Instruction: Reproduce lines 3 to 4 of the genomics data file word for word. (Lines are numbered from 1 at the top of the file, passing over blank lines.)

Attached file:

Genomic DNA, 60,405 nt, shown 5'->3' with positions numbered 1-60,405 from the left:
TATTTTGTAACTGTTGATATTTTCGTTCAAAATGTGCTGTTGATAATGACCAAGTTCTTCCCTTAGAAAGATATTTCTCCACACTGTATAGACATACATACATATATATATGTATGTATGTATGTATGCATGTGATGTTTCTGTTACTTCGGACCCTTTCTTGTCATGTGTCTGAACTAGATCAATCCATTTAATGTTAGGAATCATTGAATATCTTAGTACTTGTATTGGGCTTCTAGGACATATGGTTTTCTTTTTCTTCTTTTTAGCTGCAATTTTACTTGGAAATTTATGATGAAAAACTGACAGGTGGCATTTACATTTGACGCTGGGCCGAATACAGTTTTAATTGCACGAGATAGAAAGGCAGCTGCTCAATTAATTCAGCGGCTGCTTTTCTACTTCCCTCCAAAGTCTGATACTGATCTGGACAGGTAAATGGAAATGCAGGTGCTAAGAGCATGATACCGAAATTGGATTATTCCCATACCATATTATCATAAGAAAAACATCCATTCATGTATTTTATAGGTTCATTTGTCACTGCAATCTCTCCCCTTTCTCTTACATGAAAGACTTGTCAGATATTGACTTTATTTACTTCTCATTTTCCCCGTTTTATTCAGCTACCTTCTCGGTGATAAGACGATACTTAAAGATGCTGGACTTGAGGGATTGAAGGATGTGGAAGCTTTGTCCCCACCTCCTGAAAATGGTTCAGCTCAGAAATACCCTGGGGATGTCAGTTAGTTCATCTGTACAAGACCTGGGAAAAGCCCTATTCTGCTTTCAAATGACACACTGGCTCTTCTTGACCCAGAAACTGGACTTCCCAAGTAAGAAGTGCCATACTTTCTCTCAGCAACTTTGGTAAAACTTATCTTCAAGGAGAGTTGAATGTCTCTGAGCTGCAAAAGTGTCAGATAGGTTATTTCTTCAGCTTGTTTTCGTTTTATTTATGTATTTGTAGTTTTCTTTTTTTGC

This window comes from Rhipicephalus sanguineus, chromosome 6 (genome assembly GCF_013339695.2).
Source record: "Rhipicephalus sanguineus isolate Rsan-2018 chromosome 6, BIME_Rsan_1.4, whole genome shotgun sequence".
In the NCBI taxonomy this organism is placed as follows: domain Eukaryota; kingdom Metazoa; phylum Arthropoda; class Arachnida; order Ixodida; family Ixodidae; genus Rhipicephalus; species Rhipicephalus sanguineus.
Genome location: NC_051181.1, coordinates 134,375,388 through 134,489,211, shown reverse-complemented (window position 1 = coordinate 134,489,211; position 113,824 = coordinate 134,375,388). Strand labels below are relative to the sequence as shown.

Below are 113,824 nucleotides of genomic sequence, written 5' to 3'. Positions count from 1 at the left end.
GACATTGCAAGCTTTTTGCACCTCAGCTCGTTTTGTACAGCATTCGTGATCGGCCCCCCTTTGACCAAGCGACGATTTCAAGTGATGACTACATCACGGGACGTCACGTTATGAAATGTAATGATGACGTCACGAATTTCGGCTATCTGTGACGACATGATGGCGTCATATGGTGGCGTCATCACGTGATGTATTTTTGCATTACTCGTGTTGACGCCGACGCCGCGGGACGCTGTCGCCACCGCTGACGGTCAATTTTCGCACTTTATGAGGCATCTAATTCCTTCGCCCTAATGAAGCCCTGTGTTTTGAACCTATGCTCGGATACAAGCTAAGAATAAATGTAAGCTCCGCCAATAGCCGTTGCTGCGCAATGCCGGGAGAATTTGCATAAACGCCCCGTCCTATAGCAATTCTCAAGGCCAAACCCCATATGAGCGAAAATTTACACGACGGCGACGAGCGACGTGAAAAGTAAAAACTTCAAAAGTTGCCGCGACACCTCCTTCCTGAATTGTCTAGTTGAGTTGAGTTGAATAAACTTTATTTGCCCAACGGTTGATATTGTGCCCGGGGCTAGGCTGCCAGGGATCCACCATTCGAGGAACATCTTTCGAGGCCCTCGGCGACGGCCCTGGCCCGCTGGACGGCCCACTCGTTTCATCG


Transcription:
This window comes from Rhipicephalus sanguineus, chromosome 6 (genome assembly GCF_013339695.2).
Source record: "Rhipicephalus sanguineus isolate Rsan-2018 chromosome 6, BIME_Rsan_1.4, whole genome shotgun sequence".